With the availability of nice images and amazing, dramatic stories, the fundamental questions it addresses, and the attraction is exerces on many, it is often assumed that astronomy is an obvious topic for the media. Looking more carefully, however, one realises that the truth is perhaps not as glamorous as one would hope, and that, although well present in the media, astronomy's coverage is rather tiny, and often, limited to the specialised pages or magazines.
The TENPLA project (pronounced as “ten-pla”, like a famous Japanese food “Tempura”) is designed to communicate Astronomy with the public in Japan. We have been working to suggest various ways to enjoy astronomy. We have organised star gazing parties, science cafés, and lectures. We have made many goodies which make people interested in astronomy (e.g. “Astronomical Toilet Paper”). We have also provided opportunities to communicate with each other for people who have interests in such activities. In this paper we present a broad overview of the TENPLA project.
The increasing availability of nutrition and health information has not always increased the knowledge of the general population, but presents them with the need to know and understand in order for choices to be made. While communicating science to the lay public, several challenges are encountered, ranging from the heterogeneity of the audience, the consumers, who demand certainty and a straightforward message, through the different aims and agendas of all the communicators, to the inherent complexity of the scientific message. Nowadays, the media is one major source of scientific information to the general public. The present article examines what the role of the media and scientists should be in bringing scientific communication to the public and how this communication could be improved.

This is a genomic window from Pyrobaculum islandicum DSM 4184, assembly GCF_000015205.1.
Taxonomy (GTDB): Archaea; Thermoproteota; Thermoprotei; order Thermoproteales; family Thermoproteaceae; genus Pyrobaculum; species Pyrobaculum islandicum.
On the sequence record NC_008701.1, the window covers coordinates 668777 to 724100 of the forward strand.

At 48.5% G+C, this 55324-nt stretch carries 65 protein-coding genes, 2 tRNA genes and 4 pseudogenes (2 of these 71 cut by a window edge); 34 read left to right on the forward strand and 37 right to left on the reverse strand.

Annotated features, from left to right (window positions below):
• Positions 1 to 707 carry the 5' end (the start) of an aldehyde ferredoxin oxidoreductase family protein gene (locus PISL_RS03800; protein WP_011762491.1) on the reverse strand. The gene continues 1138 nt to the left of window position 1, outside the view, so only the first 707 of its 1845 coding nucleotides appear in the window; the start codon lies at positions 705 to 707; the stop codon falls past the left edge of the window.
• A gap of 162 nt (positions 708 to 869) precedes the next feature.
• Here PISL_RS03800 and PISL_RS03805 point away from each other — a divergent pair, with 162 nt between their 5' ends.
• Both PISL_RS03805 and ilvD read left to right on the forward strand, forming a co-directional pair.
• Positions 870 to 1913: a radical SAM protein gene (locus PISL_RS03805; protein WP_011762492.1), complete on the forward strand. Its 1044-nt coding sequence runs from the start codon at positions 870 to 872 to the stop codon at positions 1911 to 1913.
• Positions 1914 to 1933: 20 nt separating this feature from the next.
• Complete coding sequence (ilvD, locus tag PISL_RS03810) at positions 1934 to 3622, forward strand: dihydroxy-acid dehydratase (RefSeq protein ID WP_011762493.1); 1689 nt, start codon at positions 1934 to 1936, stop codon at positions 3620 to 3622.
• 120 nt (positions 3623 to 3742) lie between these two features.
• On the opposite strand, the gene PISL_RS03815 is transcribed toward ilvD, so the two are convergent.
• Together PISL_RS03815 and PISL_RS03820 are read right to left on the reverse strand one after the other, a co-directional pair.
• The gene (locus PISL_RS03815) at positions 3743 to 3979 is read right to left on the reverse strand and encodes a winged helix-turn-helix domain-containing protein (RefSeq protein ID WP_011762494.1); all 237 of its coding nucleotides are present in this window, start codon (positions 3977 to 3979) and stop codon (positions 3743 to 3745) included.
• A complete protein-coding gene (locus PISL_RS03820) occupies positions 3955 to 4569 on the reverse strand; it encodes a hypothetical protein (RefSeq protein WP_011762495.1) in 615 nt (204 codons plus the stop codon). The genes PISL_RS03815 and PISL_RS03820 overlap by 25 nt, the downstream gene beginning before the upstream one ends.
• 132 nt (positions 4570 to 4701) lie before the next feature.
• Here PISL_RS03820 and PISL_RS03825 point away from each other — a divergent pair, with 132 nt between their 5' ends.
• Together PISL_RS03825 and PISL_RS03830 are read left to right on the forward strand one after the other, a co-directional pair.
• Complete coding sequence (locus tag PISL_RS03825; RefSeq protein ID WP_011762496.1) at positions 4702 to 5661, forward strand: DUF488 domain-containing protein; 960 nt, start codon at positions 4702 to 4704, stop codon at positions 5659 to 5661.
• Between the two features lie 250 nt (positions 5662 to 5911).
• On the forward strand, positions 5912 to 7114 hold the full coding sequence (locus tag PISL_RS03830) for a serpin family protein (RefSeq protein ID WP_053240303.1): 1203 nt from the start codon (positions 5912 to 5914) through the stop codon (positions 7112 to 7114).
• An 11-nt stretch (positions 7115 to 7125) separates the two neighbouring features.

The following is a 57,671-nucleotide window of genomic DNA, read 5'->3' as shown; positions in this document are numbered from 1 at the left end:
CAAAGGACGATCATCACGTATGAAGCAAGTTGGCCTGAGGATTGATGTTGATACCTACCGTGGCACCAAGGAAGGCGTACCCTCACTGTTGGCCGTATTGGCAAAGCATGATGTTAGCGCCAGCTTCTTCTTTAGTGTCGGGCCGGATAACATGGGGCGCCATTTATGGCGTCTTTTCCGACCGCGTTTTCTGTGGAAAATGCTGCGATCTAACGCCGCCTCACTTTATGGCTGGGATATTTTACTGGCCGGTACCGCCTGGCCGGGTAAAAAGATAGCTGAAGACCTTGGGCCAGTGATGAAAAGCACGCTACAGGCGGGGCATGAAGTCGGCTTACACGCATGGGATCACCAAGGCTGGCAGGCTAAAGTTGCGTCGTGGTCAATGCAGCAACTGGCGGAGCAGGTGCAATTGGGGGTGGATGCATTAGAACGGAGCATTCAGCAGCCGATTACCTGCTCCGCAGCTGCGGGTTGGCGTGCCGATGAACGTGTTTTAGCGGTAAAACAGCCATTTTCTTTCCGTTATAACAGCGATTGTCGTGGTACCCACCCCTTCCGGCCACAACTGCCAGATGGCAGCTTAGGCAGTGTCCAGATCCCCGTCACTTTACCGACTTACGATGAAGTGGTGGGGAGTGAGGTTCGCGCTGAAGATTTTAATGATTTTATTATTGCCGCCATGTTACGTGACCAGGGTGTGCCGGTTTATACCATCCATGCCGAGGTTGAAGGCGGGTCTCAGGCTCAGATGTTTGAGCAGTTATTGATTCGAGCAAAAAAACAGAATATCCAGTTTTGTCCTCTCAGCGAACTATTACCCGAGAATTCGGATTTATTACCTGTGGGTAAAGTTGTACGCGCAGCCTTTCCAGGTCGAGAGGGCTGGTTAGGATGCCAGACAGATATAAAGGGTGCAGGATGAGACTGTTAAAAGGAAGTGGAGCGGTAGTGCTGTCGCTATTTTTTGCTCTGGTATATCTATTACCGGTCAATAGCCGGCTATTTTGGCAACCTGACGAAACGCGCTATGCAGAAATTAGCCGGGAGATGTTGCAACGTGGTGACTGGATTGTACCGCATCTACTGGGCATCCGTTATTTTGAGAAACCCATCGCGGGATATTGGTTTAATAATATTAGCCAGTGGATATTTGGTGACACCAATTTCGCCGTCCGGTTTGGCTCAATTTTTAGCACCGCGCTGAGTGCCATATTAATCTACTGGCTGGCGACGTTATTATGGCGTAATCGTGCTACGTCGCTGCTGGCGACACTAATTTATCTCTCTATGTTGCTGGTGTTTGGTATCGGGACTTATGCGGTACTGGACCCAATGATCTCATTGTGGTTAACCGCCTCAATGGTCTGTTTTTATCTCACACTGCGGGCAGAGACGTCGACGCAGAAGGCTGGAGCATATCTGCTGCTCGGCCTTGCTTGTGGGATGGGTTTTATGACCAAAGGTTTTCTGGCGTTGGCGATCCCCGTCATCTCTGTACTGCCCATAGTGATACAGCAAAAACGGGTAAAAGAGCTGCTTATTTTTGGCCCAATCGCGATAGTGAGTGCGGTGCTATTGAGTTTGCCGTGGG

To ensure that the best scientific evidence is available to guide conservation action, effective mechanisms for communicating the results of research are necessary. In medicine, an evidence-based approach assists doctors in applying scientific evidence when treating patients. The approach has required the development of new methods for systematically reviewing research, and has led to the establishment of independent organizations to disseminate the conclusions of reviews. (1) Such methods could help bridge gaps between researchers and practitioners of environmental conservation. In medicine, systematic reviews place strong emphasis on reviewing experimental clinical trials that meet strict standards. Although experimental studies are much less common in conservation, many of the components of systematic reviews that reduce the biases when identifying, selecting and appraising relevant studies could still be applied effectively. Other methods already applied in medicine for the review of non-experimental studies will therefore be required in conservation. (2) Using systematic reviews and an evidence-based approach will only be one tool of many to reduce uncertainty when making conservation-related decisions. Nevertheless an evidence-based approach does complement other approaches (for example adaptive management), and could facilitate the use of the best available research in environmental management. (3) In medicine, the Cochrane Collaboration was established as an independent organization to guide the production and dissemination of systematic reviews. It has provided many benefits that could apply to conservation, including a forum for producing and disseminating reviews with emphasis on the requirements of practitioners, and a forum for feedback between researchers and practitioners and improved access to the primary research. Without the Cochrane Collaboration, many of the improvements in research communication that have occurred in medicine over the last decade would not have been possible.